Results

None of the logistic regression models detected a significant association between test results and mortality. The greatest relative risks of mortality were observed in calves with serum protein concentrations < 4.5 g/dl, serum IgG, concentrations < 500 mg/dl, and sodium sulfite test scores < 1+.

Clinical Implications

Calves with lower passive transfer values had increased risk of death; however, failure of passive transfer is not an infallible predictor of mortality. (J Am Vet Med Assoc 1996;208:2047-2049)

Free access
in Journal of the American Veterinary Medical Association

Abstract

Objective—To evaluate the association between maintaining joint hospital and maternity pens and persistence of multi–drug-resistant (MDR) Salmonella enterica serovar Newport on 2 dairy farms.

Design—Observational study.

Sample Population—Feces and environmental samples from 2 dairy herds.

Procedure—Herds were monitored for fecal shedding of S enterica Newport after outbreaks of clinical disease. Fecal and environmental samples were collected approximately monthly from pens housing sick cows and calving cows and from pens containing lactating cows. Cattle shedding the organism were tested serially on subsequent visits to determine carrier status. One farm was resampled after initiation of interventional procedures, including separation of hospital and maternity pens. Isolates were characterized via serotyping, determination of antimicrobial resistance phenotype, detection of the CMY-2 gene, and DNA fingerprinting.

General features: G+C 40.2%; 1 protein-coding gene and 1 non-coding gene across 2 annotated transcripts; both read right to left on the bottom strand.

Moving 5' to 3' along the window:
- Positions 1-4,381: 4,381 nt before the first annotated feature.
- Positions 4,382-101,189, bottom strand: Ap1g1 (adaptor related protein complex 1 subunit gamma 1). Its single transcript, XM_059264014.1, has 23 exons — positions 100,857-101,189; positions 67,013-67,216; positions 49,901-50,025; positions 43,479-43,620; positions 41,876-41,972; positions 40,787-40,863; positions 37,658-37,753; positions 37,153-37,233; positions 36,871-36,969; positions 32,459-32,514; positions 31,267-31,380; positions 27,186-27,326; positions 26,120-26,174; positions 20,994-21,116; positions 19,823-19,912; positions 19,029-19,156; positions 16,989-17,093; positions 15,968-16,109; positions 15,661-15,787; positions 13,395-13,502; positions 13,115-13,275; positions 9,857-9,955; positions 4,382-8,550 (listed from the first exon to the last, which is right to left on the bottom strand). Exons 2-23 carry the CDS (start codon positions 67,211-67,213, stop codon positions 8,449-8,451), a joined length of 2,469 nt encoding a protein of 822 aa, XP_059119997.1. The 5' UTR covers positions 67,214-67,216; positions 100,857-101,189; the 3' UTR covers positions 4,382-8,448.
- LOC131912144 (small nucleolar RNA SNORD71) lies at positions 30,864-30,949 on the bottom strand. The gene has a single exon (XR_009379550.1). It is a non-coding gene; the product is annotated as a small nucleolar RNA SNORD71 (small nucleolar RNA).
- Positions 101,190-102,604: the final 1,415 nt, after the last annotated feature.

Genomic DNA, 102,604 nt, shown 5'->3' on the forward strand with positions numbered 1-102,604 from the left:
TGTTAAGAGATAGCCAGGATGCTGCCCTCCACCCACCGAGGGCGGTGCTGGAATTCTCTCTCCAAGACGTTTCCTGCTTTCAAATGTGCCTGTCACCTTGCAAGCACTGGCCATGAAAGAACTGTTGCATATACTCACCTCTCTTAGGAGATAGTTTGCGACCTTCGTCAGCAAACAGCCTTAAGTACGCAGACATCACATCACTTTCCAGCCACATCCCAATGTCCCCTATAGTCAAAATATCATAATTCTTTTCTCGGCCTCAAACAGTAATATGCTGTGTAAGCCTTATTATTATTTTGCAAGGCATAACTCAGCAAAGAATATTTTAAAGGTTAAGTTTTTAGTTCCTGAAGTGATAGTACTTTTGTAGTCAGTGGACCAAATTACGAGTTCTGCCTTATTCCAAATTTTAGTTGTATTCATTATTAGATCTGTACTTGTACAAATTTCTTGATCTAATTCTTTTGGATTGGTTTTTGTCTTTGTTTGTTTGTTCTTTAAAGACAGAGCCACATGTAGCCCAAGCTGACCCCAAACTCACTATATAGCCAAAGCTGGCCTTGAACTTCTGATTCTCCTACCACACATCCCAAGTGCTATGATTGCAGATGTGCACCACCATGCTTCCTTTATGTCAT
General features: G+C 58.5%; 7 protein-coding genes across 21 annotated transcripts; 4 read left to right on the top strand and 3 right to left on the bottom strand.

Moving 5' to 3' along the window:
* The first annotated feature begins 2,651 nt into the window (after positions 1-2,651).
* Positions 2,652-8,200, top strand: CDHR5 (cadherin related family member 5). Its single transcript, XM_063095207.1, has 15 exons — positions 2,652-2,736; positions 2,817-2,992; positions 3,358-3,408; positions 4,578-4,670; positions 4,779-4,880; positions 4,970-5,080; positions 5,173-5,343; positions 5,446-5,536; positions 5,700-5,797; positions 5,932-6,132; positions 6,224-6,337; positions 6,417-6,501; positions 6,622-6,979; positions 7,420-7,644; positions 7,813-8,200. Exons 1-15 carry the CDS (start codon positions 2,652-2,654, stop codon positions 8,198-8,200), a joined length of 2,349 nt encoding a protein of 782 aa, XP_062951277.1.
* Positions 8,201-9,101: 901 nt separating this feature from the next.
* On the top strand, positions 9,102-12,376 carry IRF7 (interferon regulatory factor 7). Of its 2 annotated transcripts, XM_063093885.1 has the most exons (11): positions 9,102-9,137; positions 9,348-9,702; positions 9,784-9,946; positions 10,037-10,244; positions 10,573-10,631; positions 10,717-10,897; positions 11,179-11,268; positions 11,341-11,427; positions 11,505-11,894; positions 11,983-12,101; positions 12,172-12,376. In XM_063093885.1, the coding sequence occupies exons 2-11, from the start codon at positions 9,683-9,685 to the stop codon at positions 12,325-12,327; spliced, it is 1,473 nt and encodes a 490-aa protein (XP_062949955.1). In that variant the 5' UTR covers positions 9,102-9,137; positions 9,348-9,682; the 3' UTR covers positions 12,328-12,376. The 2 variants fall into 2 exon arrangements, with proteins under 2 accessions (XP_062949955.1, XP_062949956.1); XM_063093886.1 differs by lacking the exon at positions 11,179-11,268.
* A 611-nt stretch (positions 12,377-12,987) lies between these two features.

Results—The prevalence (32.4% and 33.3% on farms A and B, respectively) of isolating Salmonella from samples from joint hospital-maternity pens was significantly higher than the prevalence in samples from pens housing preparturient cows (0.8%, both farms) and postparturient cows on Farm B (8.8%). Multi–drug-resistant Salmonella Newport was isolated in high numbers from bedding material, feed refusals, lagoon slurry, and milk filters. One cow excreted the organism for 190 days. Interventional procedures yielded significant reductions in the prevalences of isolating the organism from fecal and environmental samples. Most isolates were of the C2 serogroup and were resistant to third-generation cephalosporins.